It was another eventful month in the Twin Cities. They just keep happening.
The news in April was dominated by the trial of former Minneapolis police officer Derek Chauvin, who was charged in the death of George Floyd, in downtown Minneapolis. Then press attention shifted to Brooklyn Center, north of Minneapolis, where, on April 11, Kimberly Potter, a veteran officer of the Brooklyn Center Police Department, intervened in the traffic stop of Daunte Wright, a 20-year-old Black man, who was driving a vehicle with expired license tabs, and ended up fatally shooting him.
Potter reportedly claimed that she meant to use her Taser, but instead fired her gun, hitting Wright in the chest with one round and killing him. She has been charged with involuntary manslaughter; but protesters are demanding that she be charged with murder.
And Brooklyn Center erupted in protests for several nights. Demonstrators gathered at the police station, which was fortified with chain-link fencing and barbed wire, and defended by dozens of cops, State Patrol troopers and Minnesota National Guard soldiers. A raucous crowd late in the evening was met by “less lethal” munitions, including flash-bangs and tear gas. Several reporters and photojournalists were physically assaulted by the militarized police force. Dozens of protesters were arrested. Businesses were looted around the Twin Cities.
Prior to the police shooting of Wright, the Twin Cities was already in a state of anticipated siege, as authorities feared another round of civil unrest, as happened after the murder of Floyd last year. Businesses boarded up their windows, and the National Guard patrolled the streets. Eventually there was a brigade-size deployment of 3,000 National Guard troops, augmented by local cops and highway patrol officers from other states. There were more soldiers on Twin Cities streets than the number of troops deployed to Afghanistan.
On April 20, a few hours after Derek Chauvin was convicted on murder and manslaughter charges, my wife and I visited George Floyd Square, the memorial to the 46-year-old Black man murdered at that spot by Chauvin and three former cops under his command. The so-called autonomous zone is eight blocks west of our home in the Powderhorn Park neighborhood. It was a celebratory mood in the zone; feelings of relief mixed with jubilation that the judicial system held a white cop guilty for killing an unarmed Black civilian for the first time in Minnesota state history. There also was an interfaith service early in the evening, and several local rabbis and cantors participated.
Absent astute political leadership in the face of endemic social problems, we seem destined to lurch from crisis to crisis, amid calls for racial justice, an uptick in crime and political divisiveness. (I wrote about our feckless Minneapolis elected leaders in my April editorial, so I won’t plow that field again.)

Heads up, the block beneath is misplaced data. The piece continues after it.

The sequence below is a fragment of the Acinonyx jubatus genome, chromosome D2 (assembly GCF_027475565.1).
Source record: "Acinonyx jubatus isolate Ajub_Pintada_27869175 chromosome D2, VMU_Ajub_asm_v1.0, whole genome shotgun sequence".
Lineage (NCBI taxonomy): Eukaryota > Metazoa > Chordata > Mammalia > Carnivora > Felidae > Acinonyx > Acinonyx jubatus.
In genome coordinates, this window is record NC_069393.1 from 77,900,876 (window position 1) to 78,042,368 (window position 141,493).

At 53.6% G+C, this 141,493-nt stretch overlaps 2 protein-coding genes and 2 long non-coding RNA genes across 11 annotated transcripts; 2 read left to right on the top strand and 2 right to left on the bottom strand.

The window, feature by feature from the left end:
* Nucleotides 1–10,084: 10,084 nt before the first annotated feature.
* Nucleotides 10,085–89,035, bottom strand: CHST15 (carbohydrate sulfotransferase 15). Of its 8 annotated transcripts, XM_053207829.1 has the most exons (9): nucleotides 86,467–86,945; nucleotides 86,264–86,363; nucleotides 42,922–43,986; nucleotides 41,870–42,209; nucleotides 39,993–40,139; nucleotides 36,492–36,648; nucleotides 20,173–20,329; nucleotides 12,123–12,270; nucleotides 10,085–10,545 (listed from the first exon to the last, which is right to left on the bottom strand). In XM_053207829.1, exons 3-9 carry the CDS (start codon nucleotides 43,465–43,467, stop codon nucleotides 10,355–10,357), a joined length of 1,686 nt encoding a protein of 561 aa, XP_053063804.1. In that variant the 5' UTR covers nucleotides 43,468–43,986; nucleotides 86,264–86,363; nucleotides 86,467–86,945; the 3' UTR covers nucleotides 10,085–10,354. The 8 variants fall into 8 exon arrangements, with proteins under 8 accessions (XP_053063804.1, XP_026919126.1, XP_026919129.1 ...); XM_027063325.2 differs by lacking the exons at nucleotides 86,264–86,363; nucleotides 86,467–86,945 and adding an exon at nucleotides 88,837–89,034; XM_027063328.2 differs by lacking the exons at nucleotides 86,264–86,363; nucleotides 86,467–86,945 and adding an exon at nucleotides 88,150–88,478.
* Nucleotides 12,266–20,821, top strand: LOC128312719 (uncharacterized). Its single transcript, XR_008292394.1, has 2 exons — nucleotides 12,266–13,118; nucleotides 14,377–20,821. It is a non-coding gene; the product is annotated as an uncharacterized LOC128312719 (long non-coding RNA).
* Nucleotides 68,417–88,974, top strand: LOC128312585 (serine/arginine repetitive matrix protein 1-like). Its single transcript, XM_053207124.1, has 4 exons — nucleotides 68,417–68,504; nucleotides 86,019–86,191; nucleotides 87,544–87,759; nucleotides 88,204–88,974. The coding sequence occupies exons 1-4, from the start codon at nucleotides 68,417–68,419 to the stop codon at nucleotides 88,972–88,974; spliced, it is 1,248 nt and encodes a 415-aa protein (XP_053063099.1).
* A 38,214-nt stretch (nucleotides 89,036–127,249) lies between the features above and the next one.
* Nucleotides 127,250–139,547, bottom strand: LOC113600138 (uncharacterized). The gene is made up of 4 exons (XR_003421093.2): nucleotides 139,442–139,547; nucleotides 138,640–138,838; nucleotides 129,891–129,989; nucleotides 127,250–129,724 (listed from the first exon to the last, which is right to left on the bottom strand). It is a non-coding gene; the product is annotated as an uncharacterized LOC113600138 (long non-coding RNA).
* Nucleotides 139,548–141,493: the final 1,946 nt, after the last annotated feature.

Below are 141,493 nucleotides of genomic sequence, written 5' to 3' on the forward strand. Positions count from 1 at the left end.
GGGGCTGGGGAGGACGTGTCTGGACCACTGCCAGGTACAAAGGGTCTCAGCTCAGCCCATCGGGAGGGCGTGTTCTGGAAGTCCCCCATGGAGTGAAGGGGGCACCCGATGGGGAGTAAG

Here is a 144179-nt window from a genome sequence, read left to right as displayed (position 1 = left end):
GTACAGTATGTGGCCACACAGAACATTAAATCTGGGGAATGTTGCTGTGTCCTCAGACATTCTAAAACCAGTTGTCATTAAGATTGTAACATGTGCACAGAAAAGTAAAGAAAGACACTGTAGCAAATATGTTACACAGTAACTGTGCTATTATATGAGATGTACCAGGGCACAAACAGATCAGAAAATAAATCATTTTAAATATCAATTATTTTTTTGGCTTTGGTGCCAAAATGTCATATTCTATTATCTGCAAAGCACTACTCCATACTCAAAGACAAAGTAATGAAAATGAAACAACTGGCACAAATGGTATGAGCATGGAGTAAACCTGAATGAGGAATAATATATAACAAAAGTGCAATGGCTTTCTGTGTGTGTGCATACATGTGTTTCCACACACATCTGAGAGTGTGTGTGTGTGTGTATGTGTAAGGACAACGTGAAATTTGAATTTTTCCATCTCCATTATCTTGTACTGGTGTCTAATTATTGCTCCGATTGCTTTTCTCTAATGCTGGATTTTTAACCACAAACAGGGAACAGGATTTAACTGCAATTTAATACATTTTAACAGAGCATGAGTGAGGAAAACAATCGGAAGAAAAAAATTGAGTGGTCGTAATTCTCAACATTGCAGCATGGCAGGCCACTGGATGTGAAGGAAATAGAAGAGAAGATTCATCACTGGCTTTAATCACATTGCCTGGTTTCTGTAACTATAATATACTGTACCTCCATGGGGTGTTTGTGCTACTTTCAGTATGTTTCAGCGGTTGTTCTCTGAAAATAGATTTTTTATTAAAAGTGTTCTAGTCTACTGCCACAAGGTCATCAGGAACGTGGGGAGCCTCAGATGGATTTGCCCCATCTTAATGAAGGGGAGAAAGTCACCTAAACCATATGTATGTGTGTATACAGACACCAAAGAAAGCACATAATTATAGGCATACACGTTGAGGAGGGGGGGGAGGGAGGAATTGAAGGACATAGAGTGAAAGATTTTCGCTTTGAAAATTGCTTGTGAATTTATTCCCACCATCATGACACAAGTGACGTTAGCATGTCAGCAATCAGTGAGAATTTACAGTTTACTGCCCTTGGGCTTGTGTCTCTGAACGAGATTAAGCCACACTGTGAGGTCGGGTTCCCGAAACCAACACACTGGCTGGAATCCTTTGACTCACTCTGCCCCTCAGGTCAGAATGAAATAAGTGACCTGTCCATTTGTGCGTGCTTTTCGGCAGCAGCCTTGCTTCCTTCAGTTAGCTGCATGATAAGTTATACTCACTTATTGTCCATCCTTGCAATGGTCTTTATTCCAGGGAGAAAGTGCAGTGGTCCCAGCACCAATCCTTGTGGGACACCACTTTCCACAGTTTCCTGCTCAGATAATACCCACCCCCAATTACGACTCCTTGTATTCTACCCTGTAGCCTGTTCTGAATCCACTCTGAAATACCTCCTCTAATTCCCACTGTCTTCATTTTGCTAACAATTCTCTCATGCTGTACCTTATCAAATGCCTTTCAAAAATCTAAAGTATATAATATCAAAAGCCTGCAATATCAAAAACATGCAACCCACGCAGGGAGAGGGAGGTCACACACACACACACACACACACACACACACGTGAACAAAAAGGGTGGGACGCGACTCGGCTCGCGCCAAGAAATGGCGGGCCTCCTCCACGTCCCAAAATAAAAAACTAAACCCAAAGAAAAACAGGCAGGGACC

In the way of responding to the global movement for racial justice ignited after the police murder of George Floyd last year, Robin Washington, an illustrious member of Minnesota’s Jewish community, proposed some ideas in a recent article for the Forward. Washington, the former editor of the Duluth News-Tribune and recently named editor-at-large for the Forward, wrote on May 2: “If you do nothing else over Shabbat on May 14 and 15, whether you go to shul or not, say kaddish. And say it for George Floyd. Say his name.
“George Floyd was killed on May 25, or 2 Sivan, which corresponds to May 13 this year. If it is your tradition on the following Shabbat to say kaddish for those to whom you are not related or those who are not Jewish, say kaddish for him. If it is not, say his name sometime during that Shabbat, perhaps when you rise or when you pause during the day.”
Washington, who is of African American and Jewish ancestry, continued: “It isn’t an act of baptizing the dead and hardly a posthumous conversion. As is oft-repeated, kaddish is a prayer for the living, and an opportunity and responsibility to remember the dead.
“And the best thing we could do to go on with our lives in these troubled times is to say his name. It’s the ultimate reminder of the inhumanity of racial oppression that we must and shall overcome. It’s also, barely a month after the officer who killed Floyd was convicted of murder, a glimmer of hope that maybe, finally, justice long denied to a people wronged for centuries can at last be achieved.”
And in the way of educating ourselves about the history of this land, the events that have brought us to this dismal pass, I suggest watching the HBO series by Raoul Peck titled Exterminate All the Brutes. The four-part docuseries, about four hours in length, blends Peck’s experiences growing up in Haiti, the Congo and the United States, with an examination of European colonialism and white supremacy, as manifested in the conquest of the Native nations on this continent and the horrific history of the trans-Atlantic slave trade and chattel slavery, followed by Jim Crow, American apartheid, in the South, that reverberates to this day. In his examination of racism, Peck — who directed the acclaimed 2016 documentary about author James Baldwin, I Am Not Your Negro — returns repeatedly to the Holocaust, the greatest mass murder of the 20th century, and ties the destruction of European Jewry by the Nazi regime to the depredations committed by the colonizers of the New World.
If we are going to engage in work toward creating a more humane society, we really need a clear view of what happened here over the ages. If we cling to historical fantasies — and a large fraction of the citizenry continues to embrace wingnut conspiracy theories and “alternative facts” — we are doomed to fail in our attempts to create beneficial change.
— Mordecai Specktor / editor [at] ajwnews [dot] com